Veterans advocates unveiled a new mantra on June 14. Named the Veteran's Creed, it was designed to promote camaraderie and public service among former servicemembers and help them adjust to civilian life.

Many veterans feel disconnected from their communities and their fellow servicemembers after leaving the military. Pew Research found that 27 percent of veterans have a hard time returning to civilian life. That number increases to 44 percent when focusing solely on those who have served since Sept. 11, 2001. Researchers wanted to know why only a certain subset of veterans had such difficulties, so they used a statistical technique called logistical regression to discover six variables that led to difficult reentry, listed below:

  • Having an emotionally traumatic experience while serving. 
  • Suffering a serious service-related injury.
  • Serving in a combat zone.
  • Knowing someone who was killed or injured.
  • Served during the post-9/11 period while married.
  • Served during the post-9/11 period and didn't attend religious services after retirement.

This struggle may be part of the reason why approximately 22 veterans commit suicide every day. The Creed will hopefully remind veterans of the good they've done and can do, helping them create communities with one another and better adjust to life outside the military.

"It can serve as a unifying concept to remind veterans of the value of their military service, to inspire veterans to continue to serve and lead at local, state and national levels, and to push them to continue to excel," said retired Gen. George Casey, one of the leaders of the Creed discussions, to Military Times.

The Creed will hopefully remind veterans of the good they've done.The Creed will hopefully remind veterans of the good they've done.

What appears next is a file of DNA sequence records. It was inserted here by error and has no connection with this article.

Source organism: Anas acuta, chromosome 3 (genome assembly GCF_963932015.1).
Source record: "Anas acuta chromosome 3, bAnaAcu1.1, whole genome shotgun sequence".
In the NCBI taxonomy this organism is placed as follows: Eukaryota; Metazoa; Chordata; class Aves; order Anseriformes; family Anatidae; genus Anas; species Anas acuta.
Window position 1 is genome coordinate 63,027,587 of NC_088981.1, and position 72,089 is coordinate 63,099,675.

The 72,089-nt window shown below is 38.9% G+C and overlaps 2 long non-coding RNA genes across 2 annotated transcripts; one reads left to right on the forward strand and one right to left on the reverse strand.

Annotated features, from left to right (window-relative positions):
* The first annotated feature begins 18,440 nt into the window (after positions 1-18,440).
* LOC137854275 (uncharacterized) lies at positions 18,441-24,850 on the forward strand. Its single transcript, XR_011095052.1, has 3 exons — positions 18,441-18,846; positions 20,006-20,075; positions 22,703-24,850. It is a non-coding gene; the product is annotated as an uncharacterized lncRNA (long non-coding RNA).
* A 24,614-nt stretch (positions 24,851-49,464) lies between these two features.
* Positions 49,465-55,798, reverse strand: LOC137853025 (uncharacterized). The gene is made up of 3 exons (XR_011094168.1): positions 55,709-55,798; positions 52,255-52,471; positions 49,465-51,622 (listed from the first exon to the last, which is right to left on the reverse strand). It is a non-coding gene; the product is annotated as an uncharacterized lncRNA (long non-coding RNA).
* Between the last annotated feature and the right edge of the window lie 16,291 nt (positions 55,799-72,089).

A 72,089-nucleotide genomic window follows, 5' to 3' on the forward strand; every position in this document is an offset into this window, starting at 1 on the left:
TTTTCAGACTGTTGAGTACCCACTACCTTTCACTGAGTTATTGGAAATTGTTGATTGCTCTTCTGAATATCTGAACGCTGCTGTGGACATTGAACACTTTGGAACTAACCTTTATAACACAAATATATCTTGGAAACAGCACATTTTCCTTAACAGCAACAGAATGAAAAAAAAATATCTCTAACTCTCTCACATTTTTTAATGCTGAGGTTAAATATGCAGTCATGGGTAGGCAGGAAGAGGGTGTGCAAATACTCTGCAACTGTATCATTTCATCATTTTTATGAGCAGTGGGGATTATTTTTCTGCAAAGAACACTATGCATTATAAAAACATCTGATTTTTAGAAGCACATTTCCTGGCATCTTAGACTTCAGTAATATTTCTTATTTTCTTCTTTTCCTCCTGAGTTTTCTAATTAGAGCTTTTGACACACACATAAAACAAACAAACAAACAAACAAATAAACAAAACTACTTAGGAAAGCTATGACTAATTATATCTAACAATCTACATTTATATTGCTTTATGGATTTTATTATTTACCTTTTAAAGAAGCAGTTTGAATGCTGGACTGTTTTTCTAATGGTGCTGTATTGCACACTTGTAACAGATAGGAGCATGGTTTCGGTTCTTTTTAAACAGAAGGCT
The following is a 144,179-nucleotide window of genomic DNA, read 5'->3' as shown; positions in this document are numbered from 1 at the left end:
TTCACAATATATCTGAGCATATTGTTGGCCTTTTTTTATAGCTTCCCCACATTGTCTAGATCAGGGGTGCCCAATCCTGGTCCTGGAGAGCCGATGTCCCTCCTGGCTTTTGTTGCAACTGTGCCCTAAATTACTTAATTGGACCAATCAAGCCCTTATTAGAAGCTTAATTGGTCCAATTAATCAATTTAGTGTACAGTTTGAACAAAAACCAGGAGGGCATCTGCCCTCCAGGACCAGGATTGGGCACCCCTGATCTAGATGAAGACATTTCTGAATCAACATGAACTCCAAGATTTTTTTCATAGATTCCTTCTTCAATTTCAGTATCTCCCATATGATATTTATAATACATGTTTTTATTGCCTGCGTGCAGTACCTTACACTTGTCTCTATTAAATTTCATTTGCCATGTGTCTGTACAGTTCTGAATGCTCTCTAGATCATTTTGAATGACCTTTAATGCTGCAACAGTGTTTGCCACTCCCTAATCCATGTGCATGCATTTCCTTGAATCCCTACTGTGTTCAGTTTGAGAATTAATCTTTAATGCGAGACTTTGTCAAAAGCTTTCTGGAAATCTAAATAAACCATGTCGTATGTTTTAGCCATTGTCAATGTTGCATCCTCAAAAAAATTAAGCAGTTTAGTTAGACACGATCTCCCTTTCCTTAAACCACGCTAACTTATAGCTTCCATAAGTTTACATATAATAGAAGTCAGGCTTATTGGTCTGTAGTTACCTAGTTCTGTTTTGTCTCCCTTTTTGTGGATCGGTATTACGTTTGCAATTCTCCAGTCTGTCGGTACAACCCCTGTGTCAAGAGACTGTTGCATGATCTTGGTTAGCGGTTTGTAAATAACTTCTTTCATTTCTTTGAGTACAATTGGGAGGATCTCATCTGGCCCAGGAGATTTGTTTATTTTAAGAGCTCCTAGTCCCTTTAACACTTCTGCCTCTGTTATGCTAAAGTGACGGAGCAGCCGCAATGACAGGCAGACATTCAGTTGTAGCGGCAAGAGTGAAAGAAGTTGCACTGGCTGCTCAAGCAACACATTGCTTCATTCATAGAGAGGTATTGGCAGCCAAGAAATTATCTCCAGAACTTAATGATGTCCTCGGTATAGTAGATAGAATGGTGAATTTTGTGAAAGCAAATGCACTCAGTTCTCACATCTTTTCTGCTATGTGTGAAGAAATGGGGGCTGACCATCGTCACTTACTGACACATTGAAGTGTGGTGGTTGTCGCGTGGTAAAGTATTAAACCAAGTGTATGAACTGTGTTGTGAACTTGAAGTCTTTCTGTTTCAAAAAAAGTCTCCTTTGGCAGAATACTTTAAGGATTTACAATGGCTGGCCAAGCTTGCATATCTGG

Many groups supporting veterans

The Veteran's Creed is backed by several advocate groups, including Veterans of Foreign Wars, Disabled American Veterans, Iraq and Afghanistan Veterans of America, Wounded Warrior Project and The Military Order of the Purple Heart. The latter published a press release noting that each element of the Creed is rooted in military tenets, the missions of the participating organizations and the altruism shared by many veterans. The Creed should also remind American civilians that the values veterans learned while serving (teamwork, integrity, leadership and selfless service) can benefit the entire country.

The Veteran's Creed reads:

  1. I am an American Veteran.
  2. I proudly served my country.
  3. I live the values I learned in the military.
  4. I continue to serve my community, my country and my fellow veterans.
  5. I maintain my physical and mental discipline.
  6. I continue to lead and improve.
  7. I make a difference.
  8. I honor and remember my fallen comrades.

Per, the Creed was officially adopted at a Flag Day event at the Reserve Officers Association. It is the result of many discussions that began last fall at Georgetown University.

"In the Army I lived both the Soldier's Creed and the NCO Creed," John Towles, Director of National Security and Foreign Affairs for the Veterans of Foreign Wars told "As veterans, we must realize that our service does not stop simply because we take off the uniform. Many of us struggle to find our place once we leave the military, but now we have a new set of watchwords to guide and remind our brothers and our sisters in arms that our mission is far from over."

While these words may not be enough to prevent every single veteran suicide in future years, they're certainly a good first step toward building community among former servicemembers. Hopefully, with these words in their hearts, veterans will have an easier time transitioning to civilian life.